That is perhaps what some people would like theme parks to be. The media portals we use boost the negative signals because negatives attract attention, and advertisers crave content that gets attention, creating a sort of death spiral in which no matter who you are, we are in constant global peril from some sort of existential threat. Many people are exhausted of constant worry; worry about global climate change, billionaire rapists, financial ruin due to medical bills, armed conflict, mass shooters, fentanyl, immigration, loss of individual freedoms. No matter what side of the political fence you are on, there is someone, somewhere who wants to radicalize you (and subsequently sell you media, dietary supplements, and possibly donate to a political campaign or ten) even if you are the sort of individual who has well paying work and can easily afford a luxury hobby such as "attend theme parks". These worlds are then a potential escape for you, a thoroughly psychologically taxed and beaten individual. It should be no surprise then that on Twitter, Facebook, and the like there are many, many people who relate to these parks as a form of therapy. Walt did intend for his park to be an escape from every day life. That is true. So did Walter Knott. So did literally everyone who built traditional amusement parks or zoological gardens.

And this is where the problem with this thinking lies: "immersion" is not simply a thing that exists in the confines of Disney theme parks. Modern and postmodern art has played with the interactivity of art and the public for much of the 20th century, and in the 21st century this has been taken to bold new places by the likes of Meow Wolf and teamLab, as well as theater troupes and museums. There are many places in the US with spaces reserved purely for renaissance festivals (not unlike fairgrounds, which of course they mimic the European precursor to), and Evermore Park was constructed to more impressively/permanently fulfill these role playing fantasies. Cedar Point constructed Forbidden Frontier for 2019 following the success of the Ghost Town Alive summer "game" in Knott's Berry Farm. Immersive theater has been used by the Smithsonian; Orlando has had a fairly authentic and expensive representation of ancient Israel in the Holy Land Experience for many, many years. The Ark Encounter in Kentucky? It's built to the cubit based on the descriptions in the Bible and filled with animatronics to make you know just what Noah was doing. Can't immerse more than that.

So clearly, if world construction and relocating to that fantasy is the demand, then these things must be doing strong business. Ark Encounter? Attendance there is sluggish and it would probably have shuttered inside of 5 years if not for state tax breaks. Holy Land Experience - which has never had a ride - failed financially and had to be bought out and operated by a religious TV station. Evermore is operating at a whopping three nights a week. Cedar Point announced they're going to bring back a family boat ride that just so happens to encircle where Forbidden Frontier is....on an island. That means the bridges to the island have to go. Turns out immersive themed experiences at "big iron rides" parks - no matter how well done - aren't appealing to people who don't like "big iron rides" parks since it's still a "big iron rides" park. Art installations like Otherworld in Columbus. OH or THE EXPERIENCE in Tulsa, OK are expanding, but the cost for entry in that space is dramatically lower than that of a theme park world (or theme park sized entity). And more importantly: these art installations are not theme parks.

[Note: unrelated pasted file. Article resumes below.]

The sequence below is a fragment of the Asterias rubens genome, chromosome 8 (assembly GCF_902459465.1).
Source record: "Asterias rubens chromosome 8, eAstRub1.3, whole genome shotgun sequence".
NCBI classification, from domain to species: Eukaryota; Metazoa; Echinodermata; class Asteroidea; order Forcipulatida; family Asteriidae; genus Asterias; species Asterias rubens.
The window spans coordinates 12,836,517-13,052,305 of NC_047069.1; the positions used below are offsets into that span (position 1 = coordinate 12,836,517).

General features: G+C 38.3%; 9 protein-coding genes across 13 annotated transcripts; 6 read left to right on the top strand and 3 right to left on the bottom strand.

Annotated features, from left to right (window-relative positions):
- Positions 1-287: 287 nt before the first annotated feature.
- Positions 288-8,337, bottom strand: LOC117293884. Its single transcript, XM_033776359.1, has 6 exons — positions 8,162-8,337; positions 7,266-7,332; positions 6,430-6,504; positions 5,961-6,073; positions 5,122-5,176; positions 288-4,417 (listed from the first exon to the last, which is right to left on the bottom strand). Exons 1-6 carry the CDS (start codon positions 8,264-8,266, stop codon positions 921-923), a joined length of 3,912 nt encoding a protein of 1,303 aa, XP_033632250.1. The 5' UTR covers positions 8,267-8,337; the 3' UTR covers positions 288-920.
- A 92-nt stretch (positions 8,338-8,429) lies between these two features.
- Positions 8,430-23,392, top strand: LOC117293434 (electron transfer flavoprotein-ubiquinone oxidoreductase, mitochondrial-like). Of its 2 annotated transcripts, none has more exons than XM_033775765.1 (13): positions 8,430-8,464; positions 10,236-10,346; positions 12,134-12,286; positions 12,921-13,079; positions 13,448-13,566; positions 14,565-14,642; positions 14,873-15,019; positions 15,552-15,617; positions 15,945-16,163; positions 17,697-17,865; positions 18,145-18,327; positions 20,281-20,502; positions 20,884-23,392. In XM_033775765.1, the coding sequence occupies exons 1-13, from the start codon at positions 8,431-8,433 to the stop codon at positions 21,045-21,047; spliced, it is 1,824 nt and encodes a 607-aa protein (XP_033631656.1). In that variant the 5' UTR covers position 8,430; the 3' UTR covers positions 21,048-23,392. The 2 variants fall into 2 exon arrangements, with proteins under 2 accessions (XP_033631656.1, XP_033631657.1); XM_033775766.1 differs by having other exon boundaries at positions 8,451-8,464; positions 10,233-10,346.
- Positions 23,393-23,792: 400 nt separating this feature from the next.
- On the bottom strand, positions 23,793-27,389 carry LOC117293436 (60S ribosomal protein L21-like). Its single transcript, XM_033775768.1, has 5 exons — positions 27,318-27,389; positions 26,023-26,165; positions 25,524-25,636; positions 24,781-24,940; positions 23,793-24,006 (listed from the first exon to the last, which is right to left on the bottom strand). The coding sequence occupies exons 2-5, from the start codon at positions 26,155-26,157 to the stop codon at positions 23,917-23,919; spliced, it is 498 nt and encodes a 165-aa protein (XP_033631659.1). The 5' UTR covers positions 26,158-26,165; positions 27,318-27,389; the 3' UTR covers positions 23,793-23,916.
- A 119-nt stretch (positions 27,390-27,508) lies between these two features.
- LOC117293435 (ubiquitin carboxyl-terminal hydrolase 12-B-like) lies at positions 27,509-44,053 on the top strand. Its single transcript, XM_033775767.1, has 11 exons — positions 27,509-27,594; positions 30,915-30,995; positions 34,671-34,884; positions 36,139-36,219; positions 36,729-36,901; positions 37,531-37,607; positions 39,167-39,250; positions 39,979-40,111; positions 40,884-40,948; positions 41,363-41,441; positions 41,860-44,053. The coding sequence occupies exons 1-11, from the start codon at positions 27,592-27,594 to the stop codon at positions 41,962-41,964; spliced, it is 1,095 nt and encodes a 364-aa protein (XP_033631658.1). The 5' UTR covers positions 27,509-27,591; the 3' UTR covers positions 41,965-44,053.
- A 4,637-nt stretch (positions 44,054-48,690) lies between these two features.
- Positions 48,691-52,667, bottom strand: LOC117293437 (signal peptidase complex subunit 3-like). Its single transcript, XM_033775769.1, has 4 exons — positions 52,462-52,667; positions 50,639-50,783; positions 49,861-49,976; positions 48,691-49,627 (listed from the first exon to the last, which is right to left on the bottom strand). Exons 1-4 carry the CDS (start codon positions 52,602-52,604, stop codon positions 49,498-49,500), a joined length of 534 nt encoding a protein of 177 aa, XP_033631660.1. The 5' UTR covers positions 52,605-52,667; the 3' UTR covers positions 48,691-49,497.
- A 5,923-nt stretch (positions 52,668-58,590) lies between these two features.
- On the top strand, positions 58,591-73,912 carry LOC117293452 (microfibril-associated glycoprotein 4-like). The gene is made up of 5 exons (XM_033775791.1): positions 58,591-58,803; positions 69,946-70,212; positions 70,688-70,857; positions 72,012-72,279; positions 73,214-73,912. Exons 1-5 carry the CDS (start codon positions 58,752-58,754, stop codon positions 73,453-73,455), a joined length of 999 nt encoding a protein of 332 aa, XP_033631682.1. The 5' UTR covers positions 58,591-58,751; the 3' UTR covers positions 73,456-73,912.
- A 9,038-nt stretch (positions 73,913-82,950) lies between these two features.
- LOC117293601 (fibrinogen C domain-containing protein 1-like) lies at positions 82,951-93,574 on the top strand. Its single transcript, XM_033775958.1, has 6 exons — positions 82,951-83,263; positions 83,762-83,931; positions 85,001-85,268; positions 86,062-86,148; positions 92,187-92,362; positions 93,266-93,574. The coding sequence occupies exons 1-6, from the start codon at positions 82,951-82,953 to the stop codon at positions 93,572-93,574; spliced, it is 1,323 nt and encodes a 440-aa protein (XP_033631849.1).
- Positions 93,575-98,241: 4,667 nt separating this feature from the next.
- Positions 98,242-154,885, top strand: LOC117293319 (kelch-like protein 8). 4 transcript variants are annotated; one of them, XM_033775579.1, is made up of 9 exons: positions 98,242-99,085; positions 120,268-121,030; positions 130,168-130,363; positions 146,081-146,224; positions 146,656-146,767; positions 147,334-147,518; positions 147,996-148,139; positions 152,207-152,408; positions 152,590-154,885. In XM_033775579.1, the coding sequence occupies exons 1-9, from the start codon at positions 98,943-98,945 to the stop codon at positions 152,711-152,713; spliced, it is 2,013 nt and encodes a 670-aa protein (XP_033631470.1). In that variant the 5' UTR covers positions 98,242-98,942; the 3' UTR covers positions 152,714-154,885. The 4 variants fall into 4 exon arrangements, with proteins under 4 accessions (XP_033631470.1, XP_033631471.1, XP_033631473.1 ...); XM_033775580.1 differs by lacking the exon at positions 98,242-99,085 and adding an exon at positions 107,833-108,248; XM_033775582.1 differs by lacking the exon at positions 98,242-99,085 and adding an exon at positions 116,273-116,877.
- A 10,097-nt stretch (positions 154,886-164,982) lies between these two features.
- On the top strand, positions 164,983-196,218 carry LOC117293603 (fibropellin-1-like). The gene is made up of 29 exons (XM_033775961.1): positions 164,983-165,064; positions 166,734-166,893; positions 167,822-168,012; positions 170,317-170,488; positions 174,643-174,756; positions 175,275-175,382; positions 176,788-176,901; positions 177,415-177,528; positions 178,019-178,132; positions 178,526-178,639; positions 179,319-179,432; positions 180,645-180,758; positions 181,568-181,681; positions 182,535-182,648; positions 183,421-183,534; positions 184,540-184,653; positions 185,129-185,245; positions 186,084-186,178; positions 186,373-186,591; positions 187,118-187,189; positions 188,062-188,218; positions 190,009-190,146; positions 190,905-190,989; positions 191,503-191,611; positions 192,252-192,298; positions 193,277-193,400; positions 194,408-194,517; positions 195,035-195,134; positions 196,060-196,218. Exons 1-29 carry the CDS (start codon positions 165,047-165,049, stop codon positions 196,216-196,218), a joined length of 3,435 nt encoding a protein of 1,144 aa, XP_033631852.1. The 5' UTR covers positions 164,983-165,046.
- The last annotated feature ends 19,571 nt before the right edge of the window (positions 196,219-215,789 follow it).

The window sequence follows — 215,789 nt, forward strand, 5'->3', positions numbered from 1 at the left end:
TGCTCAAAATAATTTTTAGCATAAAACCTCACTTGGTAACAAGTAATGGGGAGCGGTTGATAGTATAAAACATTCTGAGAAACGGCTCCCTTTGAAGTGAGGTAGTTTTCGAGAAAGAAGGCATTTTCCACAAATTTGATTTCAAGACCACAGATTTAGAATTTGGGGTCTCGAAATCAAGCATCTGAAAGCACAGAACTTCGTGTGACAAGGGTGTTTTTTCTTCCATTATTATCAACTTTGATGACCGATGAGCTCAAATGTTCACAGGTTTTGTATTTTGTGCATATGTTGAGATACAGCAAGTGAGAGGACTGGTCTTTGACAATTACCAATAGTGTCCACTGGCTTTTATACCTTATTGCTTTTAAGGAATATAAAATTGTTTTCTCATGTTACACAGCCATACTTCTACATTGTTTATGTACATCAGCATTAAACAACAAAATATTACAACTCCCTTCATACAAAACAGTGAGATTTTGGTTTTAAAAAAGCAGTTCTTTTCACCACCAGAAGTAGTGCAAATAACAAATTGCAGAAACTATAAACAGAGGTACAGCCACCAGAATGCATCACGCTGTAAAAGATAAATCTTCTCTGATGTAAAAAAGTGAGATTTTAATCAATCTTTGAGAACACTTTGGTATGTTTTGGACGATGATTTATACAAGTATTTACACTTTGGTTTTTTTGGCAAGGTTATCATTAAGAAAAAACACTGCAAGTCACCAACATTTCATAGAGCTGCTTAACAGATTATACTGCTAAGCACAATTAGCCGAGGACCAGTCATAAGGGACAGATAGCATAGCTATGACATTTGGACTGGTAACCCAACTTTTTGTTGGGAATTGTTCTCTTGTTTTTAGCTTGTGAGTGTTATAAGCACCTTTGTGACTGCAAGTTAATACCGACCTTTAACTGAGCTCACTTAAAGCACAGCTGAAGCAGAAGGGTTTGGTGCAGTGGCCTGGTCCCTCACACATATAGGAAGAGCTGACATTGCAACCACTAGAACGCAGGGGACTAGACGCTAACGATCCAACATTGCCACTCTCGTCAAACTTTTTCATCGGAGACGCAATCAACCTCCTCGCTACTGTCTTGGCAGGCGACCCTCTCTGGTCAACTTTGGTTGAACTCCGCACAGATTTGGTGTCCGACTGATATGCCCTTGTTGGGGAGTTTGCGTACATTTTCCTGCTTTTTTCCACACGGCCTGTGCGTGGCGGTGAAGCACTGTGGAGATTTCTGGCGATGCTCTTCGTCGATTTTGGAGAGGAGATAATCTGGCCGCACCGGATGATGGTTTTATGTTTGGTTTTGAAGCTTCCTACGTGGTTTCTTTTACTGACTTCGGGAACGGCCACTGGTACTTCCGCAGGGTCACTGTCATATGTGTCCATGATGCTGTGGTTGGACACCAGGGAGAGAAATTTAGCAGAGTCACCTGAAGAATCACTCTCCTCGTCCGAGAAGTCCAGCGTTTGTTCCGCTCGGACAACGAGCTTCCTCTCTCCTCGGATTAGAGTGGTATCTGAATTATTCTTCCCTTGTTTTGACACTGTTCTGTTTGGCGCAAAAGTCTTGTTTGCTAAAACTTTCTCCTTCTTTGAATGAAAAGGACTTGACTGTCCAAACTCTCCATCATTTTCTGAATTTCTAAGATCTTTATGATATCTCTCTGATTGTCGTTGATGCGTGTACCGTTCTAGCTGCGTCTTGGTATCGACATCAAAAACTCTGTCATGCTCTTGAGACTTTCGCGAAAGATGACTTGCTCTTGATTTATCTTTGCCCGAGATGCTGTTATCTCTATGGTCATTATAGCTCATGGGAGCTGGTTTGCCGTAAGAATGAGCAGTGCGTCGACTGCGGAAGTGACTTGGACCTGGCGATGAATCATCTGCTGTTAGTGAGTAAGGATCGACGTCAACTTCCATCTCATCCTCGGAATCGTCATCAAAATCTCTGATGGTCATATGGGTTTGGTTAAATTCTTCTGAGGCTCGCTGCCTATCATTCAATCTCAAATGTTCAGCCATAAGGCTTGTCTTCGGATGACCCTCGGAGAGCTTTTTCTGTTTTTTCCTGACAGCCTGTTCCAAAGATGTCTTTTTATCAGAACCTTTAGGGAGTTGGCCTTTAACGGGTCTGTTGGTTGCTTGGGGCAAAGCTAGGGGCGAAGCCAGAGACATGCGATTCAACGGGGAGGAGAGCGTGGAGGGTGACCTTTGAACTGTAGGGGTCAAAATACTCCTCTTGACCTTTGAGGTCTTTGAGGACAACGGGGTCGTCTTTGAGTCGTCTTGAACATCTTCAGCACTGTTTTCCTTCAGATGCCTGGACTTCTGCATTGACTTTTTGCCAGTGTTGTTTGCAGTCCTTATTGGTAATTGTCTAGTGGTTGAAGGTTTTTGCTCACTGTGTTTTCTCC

What separates immersive art experiences from a "theme park" is that a "theme park," very specifically by the language we use, refers to themed amusement facilities. Amusement facilities have shows, rides, dancing, swimming, and so on. Theme Parks have existed for decades with people flocking to them to experience things: Country Bear Jamboree, Haunted Mansion, Space Mountain, just to name a few of these. Things happen around them and occasionally to them, but never do they make things truly happen. The idea of immersive world building as the future of theme parks changes this dramatically. The impact of the art is maximized by interaction with it, then the art must be encouraged to be interacted with. For those who've seen the parks as that kind of escape - a space for reinvention of themselves - this is a dream come true.

But what about everyone else? What about the people who just want to go on a ride? What about kids? Children will have the least ability to accumulate points in Galaxy's Edge compared to childless adults who use it as an after work escape, and the younger they are, the less likely that they will be turned on by a series of games and missions with such stringent rules. In creating a rich mythology for visitors, Disney imagineers have left nothing to the imagination of the guests. There is not intended to be much in terms of individual interpretation. The scenes mean what they mean; they communicate with brute force intensity. It sees the lack of narrative in Pirates of the Caribbean not as an asset, but a liability. Star Wars as a intellectual property shows this conflict in the parks as well. As bound to canon as Galaxy's Edge is, many early reviews and anecdotal evidence suggest Smuggler's Run doesn't on average receive as high of marks from guests Star Tours (a ride that plays liberally with canon).